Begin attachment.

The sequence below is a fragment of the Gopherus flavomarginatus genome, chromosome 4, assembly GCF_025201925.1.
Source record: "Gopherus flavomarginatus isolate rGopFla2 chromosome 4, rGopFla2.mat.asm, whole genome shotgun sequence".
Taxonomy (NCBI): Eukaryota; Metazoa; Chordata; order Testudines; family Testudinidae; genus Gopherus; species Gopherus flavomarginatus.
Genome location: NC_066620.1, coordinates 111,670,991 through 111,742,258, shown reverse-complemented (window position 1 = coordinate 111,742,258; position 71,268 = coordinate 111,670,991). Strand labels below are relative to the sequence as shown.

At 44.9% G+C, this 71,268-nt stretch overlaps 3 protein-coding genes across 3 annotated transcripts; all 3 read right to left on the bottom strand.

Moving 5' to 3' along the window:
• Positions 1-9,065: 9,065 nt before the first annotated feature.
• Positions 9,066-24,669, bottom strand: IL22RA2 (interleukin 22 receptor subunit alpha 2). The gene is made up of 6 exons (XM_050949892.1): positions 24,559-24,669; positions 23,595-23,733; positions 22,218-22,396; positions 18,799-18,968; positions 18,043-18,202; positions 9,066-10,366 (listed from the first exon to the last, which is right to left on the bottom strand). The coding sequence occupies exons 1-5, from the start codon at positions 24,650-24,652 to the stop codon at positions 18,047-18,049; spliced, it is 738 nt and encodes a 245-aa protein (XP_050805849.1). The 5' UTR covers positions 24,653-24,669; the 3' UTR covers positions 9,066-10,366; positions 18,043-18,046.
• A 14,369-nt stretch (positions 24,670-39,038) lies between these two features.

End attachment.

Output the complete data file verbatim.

The sequence below is a fragment of the Gopherus flavomarginatus genome, chromosome 4, assembly GCF_025201925.1.
Source record: "Gopherus flavomarginatus isolate rGopFla2 chromosome 4, rGopFla2.mat.asm, whole genome shotgun sequence".
Taxonomy (NCBI): Eukaryota; Metazoa; Chordata; order Testudines; family Testudinidae; genus Gopherus; species Gopherus flavomarginatus.
Genome location: NC_066620.1, coordinates 111,670,991 through 111,742,258, shown reverse-complemented (window position 1 = coordinate 111,742,258; position 71,268 = coordinate 111,670,991). Strand labels below are relative to the sequence as shown.

At 44.9% G+C, this 71,268-nt stretch overlaps 3 protein-coding genes across 3 annotated transcripts; all 3 read right to left on the bottom strand.

Moving 5' to 3' along the window:
• Positions 1-9,065: 9,065 nt before the first annotated feature.
• Positions 9,066-24,669, bottom strand: IL22RA2 (interleukin 22 receptor subunit alpha 2). The gene is made up of 6 exons (XM_050949892.1): positions 24,559-24,669; positions 23,595-23,733; positions 22,218-22,396; positions 18,799-18,968; positions 18,043-18,202; positions 9,066-10,366 (listed from the first exon to the last, which is right to left on the bottom strand). The coding sequence occupies exons 1-5, from the start codon at positions 24,650-24,652 to the stop codon at positions 18,047-18,049; spliced, it is 738 nt and encodes a 245-aa protein (XP_050805849.1). The 5' UTR covers positions 24,653-24,669; the 3' UTR covers positions 9,066-10,366; positions 18,043-18,046.
• A 14,369-nt stretch (positions 24,670-39,038) lies between these two features.